http://www.thezensite.com/ZenEssays/Nag ... of_zen.htm
But perhaps the most on point essay regarding Nagarjuna and Dogen is this by scholar and practitioner David Loy, " "Language against its own mystifications: Deconstruction in Nagarjuna and Dogen"":
Why Nagarjuna and Dogen ...? Such a comparison is inviting because both are obvious and difficult. On the one hand, they are arguably the two greatest Mahayana thinkers, linked by their commitment to its understanding of the world and (if we accept the traditional account) by a transmission lineage that extends from Sakyamuni through Nagarjuna to Dogen and his successors. On the other hand, however, are vast cultural differences, due not only to the geography and the millennium that separate them but just as much to the disparity between their very different languages, Sanskrit and Japanese.
These linguistic differences are further reflected in their extraordinarily different---I am tempted to say opposite---textual styles. ... Dogen's major work, the Shobogenzo ..., written in his own very idiosyncratic Japanese, is as poetical and allusive as Nagarjuna's Mulamadhyamakakarika is dialectical and dry. Ddgen's text is mostly metaphor and Nagarjuna's has almost none. While Nagarjuna seems preoccupied with splitting what some see as conceptual hairs, Dogen is concerned with exploring the semantic possibilities of Buddhist texts to discover new meanings, willing and even eager to "misinterpret" certain passages to make his point.
What, then, can be gained from comparing them? My argument is, first, that Nagarjuna and Dogen nonetheless point to many of the same Buddhist insights because they deconstruct the same type of dualities, most of which may be understood as versions of our commonsense but delusive distinction between substance and attribute, subject and predicate. ... The second part of this essay, however, is concerned with determining the limits of this similarity: for, although both texts work to undermine our dualistic ways of understanding ourselves "in" the world, they reach quite different conclusions about the possibility of language expressing a "true" understanding of the world---a disagreement that may reflect the different possibilities of their different languages.
Nagarjuna's dialectical arguments are foreign to Dbgen. In fact, the Shobogenzo is interested not in Buddhist philosophy as such, but in semantic analysis of passages from Buddhist Sutras and Ch'an texts. Such analyses are not inspired by any conventional piety toward such scriptures, for Dogen offers many deliberate, and often brilliant, "misinterpretations" of these passages. By his readiness to transgress the traditional readings and contradict orthodox teachings, Dogen is able to challenge our usual understanding and generate a new way of "taking" the world freed from our usual linguistic dualisms, including conventional Buddhist ones such as that between language and silence. ...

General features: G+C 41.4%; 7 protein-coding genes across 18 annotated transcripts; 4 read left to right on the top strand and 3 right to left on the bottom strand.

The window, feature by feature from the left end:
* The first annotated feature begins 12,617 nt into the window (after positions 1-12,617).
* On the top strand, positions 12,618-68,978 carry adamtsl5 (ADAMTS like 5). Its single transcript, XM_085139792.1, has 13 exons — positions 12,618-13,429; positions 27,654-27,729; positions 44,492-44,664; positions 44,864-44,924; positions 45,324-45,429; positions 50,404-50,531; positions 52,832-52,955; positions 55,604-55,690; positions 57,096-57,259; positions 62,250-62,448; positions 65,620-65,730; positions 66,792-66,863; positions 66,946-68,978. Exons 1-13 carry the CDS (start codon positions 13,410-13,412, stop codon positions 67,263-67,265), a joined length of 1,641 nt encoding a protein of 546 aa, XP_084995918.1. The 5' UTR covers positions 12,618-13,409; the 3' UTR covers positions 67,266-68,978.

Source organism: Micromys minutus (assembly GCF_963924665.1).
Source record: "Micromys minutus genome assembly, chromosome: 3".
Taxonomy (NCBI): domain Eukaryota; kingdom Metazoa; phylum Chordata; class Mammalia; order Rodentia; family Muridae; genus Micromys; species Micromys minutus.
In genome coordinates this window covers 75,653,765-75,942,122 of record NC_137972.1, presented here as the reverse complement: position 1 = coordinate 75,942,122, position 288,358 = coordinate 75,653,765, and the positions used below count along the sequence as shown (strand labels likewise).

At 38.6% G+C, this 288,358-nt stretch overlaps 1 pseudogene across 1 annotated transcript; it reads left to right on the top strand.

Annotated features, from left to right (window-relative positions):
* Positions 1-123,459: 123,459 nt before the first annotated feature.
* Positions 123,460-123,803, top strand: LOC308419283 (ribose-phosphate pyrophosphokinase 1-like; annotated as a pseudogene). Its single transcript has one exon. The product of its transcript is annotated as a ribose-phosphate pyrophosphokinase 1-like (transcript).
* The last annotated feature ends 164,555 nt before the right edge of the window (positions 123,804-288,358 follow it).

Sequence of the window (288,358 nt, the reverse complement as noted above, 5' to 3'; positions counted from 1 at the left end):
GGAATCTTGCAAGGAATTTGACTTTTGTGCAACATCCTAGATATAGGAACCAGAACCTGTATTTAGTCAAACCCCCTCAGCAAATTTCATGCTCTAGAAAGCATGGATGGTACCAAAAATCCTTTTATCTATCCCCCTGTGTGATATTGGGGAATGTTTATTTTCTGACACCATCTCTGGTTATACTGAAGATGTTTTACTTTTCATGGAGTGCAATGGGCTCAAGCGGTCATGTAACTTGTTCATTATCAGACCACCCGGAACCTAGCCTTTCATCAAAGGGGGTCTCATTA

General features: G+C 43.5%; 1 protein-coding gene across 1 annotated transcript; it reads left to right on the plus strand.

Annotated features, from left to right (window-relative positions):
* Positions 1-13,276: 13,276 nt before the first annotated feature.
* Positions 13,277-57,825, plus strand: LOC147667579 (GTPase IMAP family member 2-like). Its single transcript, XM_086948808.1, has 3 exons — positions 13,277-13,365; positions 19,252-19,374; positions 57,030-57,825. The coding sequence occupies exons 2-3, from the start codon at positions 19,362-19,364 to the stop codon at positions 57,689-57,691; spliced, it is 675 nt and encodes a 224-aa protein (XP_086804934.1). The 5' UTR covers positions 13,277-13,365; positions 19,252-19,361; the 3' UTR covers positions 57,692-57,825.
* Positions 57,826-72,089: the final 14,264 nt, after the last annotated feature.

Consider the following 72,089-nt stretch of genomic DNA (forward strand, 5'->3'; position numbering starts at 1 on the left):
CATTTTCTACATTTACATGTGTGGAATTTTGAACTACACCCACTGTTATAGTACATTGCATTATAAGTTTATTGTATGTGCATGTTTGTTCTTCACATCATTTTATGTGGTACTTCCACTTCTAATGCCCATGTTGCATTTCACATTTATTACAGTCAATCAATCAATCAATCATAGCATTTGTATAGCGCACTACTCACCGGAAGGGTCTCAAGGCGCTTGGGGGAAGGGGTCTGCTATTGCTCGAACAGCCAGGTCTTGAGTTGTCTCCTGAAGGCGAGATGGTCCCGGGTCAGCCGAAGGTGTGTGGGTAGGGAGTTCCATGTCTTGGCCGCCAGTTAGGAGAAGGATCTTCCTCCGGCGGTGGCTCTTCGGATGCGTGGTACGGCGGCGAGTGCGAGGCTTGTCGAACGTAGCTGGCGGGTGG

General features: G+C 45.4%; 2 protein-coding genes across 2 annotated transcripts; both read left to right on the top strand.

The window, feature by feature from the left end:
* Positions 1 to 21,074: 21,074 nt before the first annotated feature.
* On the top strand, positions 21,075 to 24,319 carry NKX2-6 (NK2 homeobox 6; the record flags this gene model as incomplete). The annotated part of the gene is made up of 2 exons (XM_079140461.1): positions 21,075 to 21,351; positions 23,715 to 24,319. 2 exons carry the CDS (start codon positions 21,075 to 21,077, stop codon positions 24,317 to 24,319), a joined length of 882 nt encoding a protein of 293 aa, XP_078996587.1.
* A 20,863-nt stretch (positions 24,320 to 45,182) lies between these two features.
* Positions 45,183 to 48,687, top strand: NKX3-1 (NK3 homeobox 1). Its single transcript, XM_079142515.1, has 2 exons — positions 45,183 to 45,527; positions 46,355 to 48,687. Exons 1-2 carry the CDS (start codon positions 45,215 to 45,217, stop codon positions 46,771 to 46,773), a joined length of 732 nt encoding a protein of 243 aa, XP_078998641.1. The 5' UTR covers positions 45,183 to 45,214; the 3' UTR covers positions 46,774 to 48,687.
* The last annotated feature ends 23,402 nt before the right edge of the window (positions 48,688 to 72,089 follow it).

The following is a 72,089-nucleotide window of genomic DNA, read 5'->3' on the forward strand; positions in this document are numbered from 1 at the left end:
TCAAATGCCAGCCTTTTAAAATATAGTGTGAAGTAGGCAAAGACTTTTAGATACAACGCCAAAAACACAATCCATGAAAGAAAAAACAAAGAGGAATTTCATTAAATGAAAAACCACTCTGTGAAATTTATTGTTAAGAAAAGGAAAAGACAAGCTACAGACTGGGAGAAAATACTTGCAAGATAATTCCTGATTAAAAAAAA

Dogen is doing more than twisting traditional texts to make them say whatever he wants them to mean. In the examples above, he is using the freedom of a poet to conflate a problematic dualism, that is, a deluded way of thinking that causes problems for us; and, despite the fact that this literary approach to language is so different from Nagarjuna's dialectical one, in each case there is a parallel with deconstructions in the Mulamadhyamakakarika. For example, ho-setsu denies any duality between the one who preaches the dharma and the dharma that is taught, even as many chapters of the Karikas challenge the duality between an agent and his or her action. Uji denies any duality between beings and their temporality, between springtime and its flowers, between us and our birth/death; this parallels Nagarjuna's deconstruction of the difference between time and things in chapters 19 and 13. The Bussho fascicle denies the duality between sentient beings and their Buddha-nature, which may be seen as another instance of Nagarjuna's repeated attack on the duality between things and their attributes. Higan-to (like many other reconstructions) denies the usual duality between practice and realization (means and ends), just as Nagarjuna's nirvana chapter deconstructs the usual Buddhist duality between sarm sara and nirvana.